Meeting Etiquette, or Something Worse?

Meeting Etiquette, or Something Worse?

Let’s assume we had a dinner meeting planned in a quiet restaurant.  The dinner party is small, maybe 3, maybe just the 2 of us.  While we were talking, I take out my iPhone and set it on the table next to my plate face up.  As we discuss our agenda, I glance at my phone every few seconds waiting for a notification that I’ve received and email, or a text, or *gasp* a Tweet.   How important did I make you, and others at the table feel?  So, to remedy the situation, I turn my phone face down.  There! Now I can’t see when I get a message.  But I can still hear or feel the phone vibrate.  I can get a buzz on my Fitbit watch that something came in.  The lack of total attention I am paying to you is a symptom not the problem.  The problem is the myth that we can multitask, and it is causing us to show the extremely poor etiquette of disinterest in the current conversation.

This is bad enough at the dinner table.  The business impact is more profound.  When did it become acceptable to sit in a business meeting and play with our mobile devices?  I’ve worked in manufacturing and public utility companies for a large portion of my career.  Those industries are well known for their numerous, long, meetings with large numbers of attendees.  I’m sure other industries are similar.  Long ago, there was an unwritten rule that “distractive devices” were not permitted in meetings.  Meetings are a huge consumer of everyone’s time and minimizing the time need to get through the agenda was important.  Think about this: a 1-hour meeting with 10 executives, even estimating low on the salaries can cost the company $1,000 ($200K = $100/hr/attendee).  Did you get $1,000 worth of benefit at that meeting while everyone was checking Facebook?  How many important knowledge nuggets did you miss reading a funny Tweet from Sports Pickle.  One of my previous companies had a great rule.  If you were distracted for any reason and asked a question about something that was already covered, you had to pay $1 to whoever called you on it.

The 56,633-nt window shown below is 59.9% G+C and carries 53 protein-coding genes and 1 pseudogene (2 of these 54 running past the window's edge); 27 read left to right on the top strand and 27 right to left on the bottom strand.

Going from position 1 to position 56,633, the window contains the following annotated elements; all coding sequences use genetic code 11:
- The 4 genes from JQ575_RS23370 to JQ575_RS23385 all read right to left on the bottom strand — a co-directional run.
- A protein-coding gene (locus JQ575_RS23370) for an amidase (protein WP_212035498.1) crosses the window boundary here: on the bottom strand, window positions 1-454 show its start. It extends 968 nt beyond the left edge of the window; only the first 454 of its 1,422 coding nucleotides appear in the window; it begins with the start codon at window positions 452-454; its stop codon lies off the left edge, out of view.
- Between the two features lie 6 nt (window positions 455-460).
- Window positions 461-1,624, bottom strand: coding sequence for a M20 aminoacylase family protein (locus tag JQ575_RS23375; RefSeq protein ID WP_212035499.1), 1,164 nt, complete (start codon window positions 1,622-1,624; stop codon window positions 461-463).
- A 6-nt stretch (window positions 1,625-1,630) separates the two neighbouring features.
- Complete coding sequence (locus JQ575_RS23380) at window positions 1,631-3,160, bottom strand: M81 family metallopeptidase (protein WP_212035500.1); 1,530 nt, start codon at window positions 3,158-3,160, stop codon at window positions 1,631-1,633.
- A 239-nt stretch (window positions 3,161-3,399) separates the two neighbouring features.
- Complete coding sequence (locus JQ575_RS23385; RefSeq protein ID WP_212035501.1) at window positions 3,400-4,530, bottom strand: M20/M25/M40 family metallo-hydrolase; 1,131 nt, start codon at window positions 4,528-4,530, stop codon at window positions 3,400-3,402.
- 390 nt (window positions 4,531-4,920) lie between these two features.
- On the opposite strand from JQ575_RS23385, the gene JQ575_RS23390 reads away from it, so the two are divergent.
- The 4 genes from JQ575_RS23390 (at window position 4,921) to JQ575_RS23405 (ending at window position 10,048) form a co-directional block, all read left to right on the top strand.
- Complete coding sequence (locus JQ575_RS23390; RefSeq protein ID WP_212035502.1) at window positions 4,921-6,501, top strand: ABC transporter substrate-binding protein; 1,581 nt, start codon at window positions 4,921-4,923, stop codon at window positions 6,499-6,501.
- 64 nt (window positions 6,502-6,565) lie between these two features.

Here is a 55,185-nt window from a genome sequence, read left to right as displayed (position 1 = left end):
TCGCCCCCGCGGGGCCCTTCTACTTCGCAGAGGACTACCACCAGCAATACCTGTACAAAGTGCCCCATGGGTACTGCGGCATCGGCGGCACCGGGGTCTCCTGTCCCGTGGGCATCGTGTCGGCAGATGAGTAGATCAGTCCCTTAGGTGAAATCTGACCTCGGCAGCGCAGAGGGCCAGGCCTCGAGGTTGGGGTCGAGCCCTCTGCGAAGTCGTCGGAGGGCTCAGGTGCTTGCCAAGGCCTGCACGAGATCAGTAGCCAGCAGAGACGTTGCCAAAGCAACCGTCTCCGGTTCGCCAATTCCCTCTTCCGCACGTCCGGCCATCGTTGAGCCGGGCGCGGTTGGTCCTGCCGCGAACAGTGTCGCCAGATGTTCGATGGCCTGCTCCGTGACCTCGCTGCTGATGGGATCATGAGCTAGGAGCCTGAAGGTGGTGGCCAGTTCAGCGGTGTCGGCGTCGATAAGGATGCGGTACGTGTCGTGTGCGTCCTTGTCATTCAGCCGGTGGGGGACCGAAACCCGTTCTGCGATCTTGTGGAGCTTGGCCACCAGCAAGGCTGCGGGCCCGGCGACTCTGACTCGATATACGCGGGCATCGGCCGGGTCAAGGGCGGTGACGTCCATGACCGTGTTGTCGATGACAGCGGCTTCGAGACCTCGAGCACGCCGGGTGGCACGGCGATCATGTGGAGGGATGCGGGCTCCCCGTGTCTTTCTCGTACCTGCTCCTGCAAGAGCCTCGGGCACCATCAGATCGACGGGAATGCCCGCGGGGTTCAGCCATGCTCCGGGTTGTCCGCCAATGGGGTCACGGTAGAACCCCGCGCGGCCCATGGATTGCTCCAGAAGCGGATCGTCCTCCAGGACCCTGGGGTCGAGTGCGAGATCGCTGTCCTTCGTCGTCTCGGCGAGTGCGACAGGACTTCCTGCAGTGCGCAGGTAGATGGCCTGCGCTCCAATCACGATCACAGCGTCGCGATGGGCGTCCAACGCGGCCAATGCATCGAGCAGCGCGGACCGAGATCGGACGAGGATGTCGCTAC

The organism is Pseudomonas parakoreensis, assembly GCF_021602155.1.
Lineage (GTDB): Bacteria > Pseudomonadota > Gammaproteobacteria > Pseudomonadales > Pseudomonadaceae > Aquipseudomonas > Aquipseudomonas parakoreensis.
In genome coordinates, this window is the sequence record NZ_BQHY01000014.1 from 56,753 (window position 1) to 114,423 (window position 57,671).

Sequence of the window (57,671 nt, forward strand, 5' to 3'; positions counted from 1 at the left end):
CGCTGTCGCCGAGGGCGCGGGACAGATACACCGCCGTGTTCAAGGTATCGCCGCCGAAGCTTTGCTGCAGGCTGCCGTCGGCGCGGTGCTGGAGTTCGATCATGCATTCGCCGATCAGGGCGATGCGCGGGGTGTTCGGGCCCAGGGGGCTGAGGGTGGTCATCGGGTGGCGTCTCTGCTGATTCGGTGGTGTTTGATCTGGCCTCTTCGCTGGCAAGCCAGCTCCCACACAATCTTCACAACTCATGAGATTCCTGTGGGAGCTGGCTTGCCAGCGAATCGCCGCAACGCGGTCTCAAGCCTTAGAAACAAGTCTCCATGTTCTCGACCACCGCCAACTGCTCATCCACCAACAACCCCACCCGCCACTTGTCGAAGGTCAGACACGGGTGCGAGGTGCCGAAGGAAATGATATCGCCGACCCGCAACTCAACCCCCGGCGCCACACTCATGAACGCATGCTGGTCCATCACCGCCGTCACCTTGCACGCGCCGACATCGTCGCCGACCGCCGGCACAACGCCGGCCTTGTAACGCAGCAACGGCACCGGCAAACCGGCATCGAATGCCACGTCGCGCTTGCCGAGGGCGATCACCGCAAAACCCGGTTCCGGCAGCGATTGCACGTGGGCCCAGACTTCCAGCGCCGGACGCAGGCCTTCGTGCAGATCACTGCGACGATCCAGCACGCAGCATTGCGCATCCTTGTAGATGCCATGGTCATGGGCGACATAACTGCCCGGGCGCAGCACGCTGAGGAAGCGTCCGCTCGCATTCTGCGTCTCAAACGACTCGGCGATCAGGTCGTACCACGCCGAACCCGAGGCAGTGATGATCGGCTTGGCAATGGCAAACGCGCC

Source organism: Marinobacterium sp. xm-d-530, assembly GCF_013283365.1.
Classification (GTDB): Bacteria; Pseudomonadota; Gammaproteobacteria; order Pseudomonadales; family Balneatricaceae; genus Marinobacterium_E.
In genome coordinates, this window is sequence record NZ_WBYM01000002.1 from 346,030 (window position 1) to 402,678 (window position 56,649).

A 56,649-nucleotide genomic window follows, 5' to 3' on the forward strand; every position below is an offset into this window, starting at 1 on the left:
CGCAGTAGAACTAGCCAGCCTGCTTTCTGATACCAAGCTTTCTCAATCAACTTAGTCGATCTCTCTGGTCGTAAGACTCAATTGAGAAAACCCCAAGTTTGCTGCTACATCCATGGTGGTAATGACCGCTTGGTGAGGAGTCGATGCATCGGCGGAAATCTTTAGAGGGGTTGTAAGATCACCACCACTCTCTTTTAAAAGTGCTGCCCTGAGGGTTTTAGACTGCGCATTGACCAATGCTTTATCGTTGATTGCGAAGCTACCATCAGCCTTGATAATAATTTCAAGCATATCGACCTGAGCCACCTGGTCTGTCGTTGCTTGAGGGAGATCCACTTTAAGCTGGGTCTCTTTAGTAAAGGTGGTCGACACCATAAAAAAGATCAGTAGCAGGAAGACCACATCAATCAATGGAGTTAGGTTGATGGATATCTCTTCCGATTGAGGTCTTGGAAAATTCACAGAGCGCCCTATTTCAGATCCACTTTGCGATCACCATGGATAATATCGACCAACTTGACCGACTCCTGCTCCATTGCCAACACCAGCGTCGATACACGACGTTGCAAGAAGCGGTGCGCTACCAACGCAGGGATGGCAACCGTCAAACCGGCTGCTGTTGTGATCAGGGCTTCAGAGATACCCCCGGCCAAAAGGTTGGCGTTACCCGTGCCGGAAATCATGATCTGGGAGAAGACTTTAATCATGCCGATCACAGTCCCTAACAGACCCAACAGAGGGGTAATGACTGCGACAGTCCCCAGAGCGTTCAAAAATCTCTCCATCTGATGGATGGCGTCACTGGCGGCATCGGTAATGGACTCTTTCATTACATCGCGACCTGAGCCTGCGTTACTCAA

And I hate to admit it, but I am guilty as everyone else.  I routinely brought a laptop (Surface, iPad, etc.) into meetings to “take copious notes” like I mentioned in my last blog.  I always sat at one end of the table, so no one could see my screen while I read or sent emails, hoping everyone thought I was paying attention.  I stopped that practice long ago at all but the meetings I facilitated because I really did just take notes.  Now all I take is paper and pens (multiple colors – Red, Green Blue and Black because I am very OCD about note taking.  That for another blog.)

Let’s talk about security for a few minutes.  Operations people always lead with Safety.  IT people always lead with Security.  How comfortable are you that I have my iPhone out on the table while we are meeting on Strategic Planning initiatives for next year?  That is an important topic and deserves my full attention, right?  I can’t be checking texts and Facebook.  What if I have my Voice Recording app running and record the entire conversation without your knowledge?   Yes, it is illegal to record conversations without approval from all participants.  Let’s take this a step farther.  What if I have a Facetime or Skype app open and I am secretly broadcasting this confidential conversation outside the company?  Scary how quickly we crossed over from etiquette to espionage to felony, isn’t it?

What formal policies do you have in place?  What behavior do you permit?  Security issues aside, do you allow the participants at your meetings to waste your time by “multitasking”?   Future blogs are coming on meeting agenda management.  As always, questions, comments, and hopefully, anecdotes welcome.  Post or email – links are below.